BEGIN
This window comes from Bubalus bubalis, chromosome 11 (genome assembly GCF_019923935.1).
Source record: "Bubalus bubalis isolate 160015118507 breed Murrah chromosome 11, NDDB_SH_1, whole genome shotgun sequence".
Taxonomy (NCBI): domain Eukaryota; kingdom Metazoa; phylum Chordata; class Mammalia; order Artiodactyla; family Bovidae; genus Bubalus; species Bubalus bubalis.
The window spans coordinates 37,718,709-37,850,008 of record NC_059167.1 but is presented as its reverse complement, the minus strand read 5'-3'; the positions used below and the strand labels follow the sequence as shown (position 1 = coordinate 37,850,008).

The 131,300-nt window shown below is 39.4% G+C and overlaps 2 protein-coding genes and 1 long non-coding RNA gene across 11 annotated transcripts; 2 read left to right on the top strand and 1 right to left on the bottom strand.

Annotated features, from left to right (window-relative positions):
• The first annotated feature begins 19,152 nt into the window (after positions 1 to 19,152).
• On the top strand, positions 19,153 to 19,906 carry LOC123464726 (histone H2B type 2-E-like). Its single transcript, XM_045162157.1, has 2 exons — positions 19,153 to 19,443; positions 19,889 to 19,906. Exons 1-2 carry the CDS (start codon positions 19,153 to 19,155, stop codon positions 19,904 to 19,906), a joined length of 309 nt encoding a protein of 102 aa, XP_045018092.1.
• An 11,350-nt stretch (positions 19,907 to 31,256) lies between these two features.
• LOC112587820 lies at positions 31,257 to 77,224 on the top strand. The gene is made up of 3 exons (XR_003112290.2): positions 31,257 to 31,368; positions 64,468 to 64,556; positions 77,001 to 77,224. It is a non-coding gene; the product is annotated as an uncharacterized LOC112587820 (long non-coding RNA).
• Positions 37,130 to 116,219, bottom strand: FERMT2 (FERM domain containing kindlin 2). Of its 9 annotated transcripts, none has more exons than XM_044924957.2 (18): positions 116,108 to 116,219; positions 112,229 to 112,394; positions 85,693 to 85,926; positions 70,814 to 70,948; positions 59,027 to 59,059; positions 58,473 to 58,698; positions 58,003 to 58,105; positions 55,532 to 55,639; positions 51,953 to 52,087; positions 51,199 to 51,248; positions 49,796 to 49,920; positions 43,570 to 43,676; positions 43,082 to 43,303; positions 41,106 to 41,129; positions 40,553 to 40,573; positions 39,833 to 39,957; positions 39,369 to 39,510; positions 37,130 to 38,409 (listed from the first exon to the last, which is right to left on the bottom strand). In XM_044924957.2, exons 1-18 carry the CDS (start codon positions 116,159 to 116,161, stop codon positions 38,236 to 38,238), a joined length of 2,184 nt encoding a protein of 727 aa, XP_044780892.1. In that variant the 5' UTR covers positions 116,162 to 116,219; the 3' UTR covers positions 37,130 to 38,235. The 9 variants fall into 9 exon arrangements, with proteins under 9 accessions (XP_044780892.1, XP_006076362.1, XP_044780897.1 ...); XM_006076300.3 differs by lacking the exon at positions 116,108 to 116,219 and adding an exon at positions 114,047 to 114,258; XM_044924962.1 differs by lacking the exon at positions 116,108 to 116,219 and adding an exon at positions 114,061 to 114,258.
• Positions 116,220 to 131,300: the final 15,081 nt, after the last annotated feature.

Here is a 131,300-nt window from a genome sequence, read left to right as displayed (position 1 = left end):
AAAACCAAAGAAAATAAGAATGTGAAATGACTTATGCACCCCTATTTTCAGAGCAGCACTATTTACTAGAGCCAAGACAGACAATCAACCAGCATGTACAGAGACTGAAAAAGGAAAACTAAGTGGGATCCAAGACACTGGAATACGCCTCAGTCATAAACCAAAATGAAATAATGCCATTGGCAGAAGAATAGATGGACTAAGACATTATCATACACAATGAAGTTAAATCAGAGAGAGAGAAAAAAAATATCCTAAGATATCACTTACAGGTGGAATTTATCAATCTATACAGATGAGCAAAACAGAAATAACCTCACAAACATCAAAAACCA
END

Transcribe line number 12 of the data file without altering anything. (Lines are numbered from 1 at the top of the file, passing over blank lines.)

• Positions 116,220 to 131,300: the final 15,081 nt, after the last annotated feature.